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Unilever and Serioplast save 90% on costs with 3D printed packaging molds

Leveraging 3D printing for blow molding tools has dramatic time and cost advantages

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Like many companies, Unilever—the fast-moving consumer goods company with brands like Dove, Persil and Ben & Jerry’s under its umbrella—has turned to additive manufacturing for its prototyping needs. However, rather than print prototypes of its product packaging directly, it has taken an alternative route, leveraging SLA 3D printing to produce blow molding tools. This approach, which it has taken in partnership with packaging manufacturer Serioplast and Formlabs, has dramatically cut product development cycles for new plastic bottle packaging and tooling costs.

Prior to this new prototyping method, Serioplast would 3D print packaging prototypes directly or order metal tooling for blow molding prototyping. Both these process had their limitations: directly 3D printed prototypes could not match the transparency or feel of the final product, and metal tooling for blow molding prototypes came with long lead times and high costs. As Flavio Migliarelli, R&D Design Manager at Serioplast, said: “We have to wait six to 12 weeks before we can give a client the real sample, so we’re wasting so many weeks just to try a new bottle design. Sometimes it’s demanding and frustrating because maybe you have to start again.”

By 3D printing the molds for the stretch blow molding process, however, the companies can now create realistic packaging prototypes that cut those lead times by six weeks and reduce costs by up to 90%. The blow molding process itself consists of placing a plastic preform (such as PET) into a mold and inflating it to conform to the mold’s geometry. Stretch blow molding is a specific form of this technique that is standard across the packaging industry to make anything from water bottles to dish soap containers.

Unilever Serioplast 3D printed packaging molds

While highly effective for mass production scales, blow molding has traditionally not been economically viable for low-volume or prototyping applications due to the high cost of metal tooling (ranging from $2,000 to $100,000) and the time associated with having to outsource tooling (it should be said that even in-house tooling using CNC machining can take several weeks). In an industry like fast-moving consumer goods especially, where design innovation and marketing are vital, this slow pace and inflexibility are a roadblock.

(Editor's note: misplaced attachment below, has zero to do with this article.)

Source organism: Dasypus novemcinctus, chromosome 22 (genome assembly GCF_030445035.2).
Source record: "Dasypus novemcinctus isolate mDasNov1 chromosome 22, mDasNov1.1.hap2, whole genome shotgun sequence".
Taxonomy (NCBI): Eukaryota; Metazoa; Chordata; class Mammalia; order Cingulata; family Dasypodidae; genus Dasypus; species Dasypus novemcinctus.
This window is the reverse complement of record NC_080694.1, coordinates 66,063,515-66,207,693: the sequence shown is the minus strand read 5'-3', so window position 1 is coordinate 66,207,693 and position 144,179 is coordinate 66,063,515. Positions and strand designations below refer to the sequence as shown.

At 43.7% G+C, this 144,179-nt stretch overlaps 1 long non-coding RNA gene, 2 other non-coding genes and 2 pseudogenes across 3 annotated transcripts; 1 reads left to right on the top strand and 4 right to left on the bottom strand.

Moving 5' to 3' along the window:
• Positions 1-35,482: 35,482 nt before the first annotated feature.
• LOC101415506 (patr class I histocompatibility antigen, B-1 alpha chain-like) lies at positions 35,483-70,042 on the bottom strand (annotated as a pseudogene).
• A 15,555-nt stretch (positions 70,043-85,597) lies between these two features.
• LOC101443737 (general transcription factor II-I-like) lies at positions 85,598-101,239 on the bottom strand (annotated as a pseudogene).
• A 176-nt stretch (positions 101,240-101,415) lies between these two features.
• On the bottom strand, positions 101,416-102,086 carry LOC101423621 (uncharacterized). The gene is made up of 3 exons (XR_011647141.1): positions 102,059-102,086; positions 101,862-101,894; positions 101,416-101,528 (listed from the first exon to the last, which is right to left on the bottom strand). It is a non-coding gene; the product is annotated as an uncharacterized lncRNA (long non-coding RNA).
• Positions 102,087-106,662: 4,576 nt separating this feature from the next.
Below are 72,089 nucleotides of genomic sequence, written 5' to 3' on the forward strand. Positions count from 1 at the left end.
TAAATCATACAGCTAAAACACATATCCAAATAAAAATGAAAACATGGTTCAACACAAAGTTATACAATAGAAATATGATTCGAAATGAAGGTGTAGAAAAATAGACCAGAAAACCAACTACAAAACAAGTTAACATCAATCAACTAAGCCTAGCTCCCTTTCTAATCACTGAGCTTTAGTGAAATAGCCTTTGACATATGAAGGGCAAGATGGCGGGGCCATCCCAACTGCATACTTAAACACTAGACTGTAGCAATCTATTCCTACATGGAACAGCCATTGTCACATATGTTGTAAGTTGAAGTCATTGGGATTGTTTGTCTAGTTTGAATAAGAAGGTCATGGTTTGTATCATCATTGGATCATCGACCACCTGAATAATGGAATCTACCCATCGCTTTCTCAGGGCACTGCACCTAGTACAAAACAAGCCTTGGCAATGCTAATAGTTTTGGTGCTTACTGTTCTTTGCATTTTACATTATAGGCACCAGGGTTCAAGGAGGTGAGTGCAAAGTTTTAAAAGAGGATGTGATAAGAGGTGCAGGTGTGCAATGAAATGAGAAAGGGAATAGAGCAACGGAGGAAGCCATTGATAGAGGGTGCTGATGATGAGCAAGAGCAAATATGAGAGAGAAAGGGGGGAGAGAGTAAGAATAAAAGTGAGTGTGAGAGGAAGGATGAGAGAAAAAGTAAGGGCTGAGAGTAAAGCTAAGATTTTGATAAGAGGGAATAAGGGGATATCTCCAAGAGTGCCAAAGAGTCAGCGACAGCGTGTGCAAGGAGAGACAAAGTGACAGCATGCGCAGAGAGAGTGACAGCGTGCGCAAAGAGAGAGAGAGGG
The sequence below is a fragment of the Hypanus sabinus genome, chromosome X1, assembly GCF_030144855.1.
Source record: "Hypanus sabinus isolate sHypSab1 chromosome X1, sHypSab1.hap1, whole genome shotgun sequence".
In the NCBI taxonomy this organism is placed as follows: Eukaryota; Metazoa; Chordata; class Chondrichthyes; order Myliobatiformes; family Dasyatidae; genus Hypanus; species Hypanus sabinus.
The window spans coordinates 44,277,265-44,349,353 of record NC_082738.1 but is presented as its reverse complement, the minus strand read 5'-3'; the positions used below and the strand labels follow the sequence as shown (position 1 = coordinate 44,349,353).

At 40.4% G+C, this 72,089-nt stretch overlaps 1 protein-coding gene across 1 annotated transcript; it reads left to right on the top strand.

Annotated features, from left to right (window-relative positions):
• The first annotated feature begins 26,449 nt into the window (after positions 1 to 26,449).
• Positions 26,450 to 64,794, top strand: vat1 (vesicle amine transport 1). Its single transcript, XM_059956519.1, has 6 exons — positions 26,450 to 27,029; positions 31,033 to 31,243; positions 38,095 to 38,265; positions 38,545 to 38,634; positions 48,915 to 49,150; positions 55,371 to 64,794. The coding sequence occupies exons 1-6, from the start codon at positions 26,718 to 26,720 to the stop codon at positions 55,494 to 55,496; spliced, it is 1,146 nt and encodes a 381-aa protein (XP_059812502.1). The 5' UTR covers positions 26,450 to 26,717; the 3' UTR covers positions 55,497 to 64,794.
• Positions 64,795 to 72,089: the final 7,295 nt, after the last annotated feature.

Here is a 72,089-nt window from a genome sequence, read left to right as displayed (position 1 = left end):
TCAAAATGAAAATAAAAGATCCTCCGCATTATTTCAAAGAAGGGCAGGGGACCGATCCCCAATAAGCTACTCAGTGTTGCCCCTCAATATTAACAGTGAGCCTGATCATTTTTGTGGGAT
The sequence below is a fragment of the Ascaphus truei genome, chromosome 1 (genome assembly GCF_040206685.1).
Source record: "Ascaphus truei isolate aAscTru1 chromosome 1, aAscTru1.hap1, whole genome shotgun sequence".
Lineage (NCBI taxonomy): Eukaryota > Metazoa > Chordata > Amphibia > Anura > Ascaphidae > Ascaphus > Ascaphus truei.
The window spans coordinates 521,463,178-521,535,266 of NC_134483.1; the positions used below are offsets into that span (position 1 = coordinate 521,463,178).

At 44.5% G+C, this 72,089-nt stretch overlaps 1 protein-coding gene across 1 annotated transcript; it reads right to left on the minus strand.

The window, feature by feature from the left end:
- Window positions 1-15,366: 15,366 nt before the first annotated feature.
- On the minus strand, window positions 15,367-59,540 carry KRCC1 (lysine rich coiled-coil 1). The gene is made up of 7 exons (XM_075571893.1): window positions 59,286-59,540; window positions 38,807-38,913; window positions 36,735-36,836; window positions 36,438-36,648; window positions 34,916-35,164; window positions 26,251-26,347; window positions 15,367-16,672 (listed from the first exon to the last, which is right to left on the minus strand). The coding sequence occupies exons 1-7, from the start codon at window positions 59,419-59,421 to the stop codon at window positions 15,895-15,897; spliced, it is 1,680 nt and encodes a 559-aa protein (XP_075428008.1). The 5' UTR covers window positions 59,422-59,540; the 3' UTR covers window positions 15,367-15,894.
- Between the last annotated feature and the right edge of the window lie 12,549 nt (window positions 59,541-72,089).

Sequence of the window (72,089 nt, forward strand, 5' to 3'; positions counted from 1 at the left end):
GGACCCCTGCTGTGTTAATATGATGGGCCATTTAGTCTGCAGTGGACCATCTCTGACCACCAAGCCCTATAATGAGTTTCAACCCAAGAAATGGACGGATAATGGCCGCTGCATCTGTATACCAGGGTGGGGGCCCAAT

3D printing was a clear solution to this problem, however Unilever and Serioplast had to find a suitable process and a material that could withstand both the pressure and heat generated in the stretch blow molding process as well as maintain dimensional accuracy and overall stability. This led them to Formlabs, which presented its Rigid 10K Resin, a glass-filled photopolymer with an HDT of 218°C and a tensile strength of 10,000 MPa.

Using a combination of this material and Formlabs’ SLA technology, Serioplast was able to produce blow mold tooling within just two days and accelerate the time to start pilot testing (from six weeks down to two weeks). This is in combination with the ability to create highly realistic packaging prototypes made from the same material used for finished products and to pilot test multiple different designs at once. “With the 3D printed mold, we can save up to 70% time and 90% cost compared to the standard mold. In the past, [clients] had to wait up to 12 weeks just for one design, now we can make five designs,” said Migliarelli.

Unilever Serioplast 3D printed packaging molds

There are also other benefits to using 3D printing in the production of blow molding tools. For example, Serioplast can more easily validate the blow molding process and the PET preforms it uses. Migliarelli explained: “We are using the same process window as with a standard pilot mold. This is super good, because we can test the final process windows and see what happens to the bottle. We are talking about up to 30 bar pressure. It’s absolutely good and reliable on that. We are also talking about 100 °C heating for the preform, without any wearing on the cavity of the 3D printed mold.  We could produce very easily up to 100, 200 bottles every day. We can go up to 1000 with more time.”

The prototypes made using the 3D printed molds also have the benefit of allowing Unilever to test and improve elements of its production line before going into full-scale production. Thanks to the high-degree of fidelity between the prototype and the final part, the prototype bottle can be tested in terms of filling, capping, packing and more. Overall, this innovative use of 3D printing is solving challenges that direct 3D printing and traditional tooling simply couldn’t. “The big impact we have with the 3D printer is the possibility to have your dreams come true,” concluded Stefano Cademartiri, CAD & Prototyping Owner at Unilever. “Something that’s on your screen is in your hands in a couple of weeks. A real product, with a real bottle, with a real cap, and a real label.”

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Tess Boissonneault

Tess Boissonneault is a Montreal-based content writer and editor with five years of experience covering the additive manufacturing world. She has a particular interest in amplifying the voices of women working within the industry and is an avid follower of the ever-evolving AM sector. Tess holds a master's degree in Media Studies from the University of Amsterdam.

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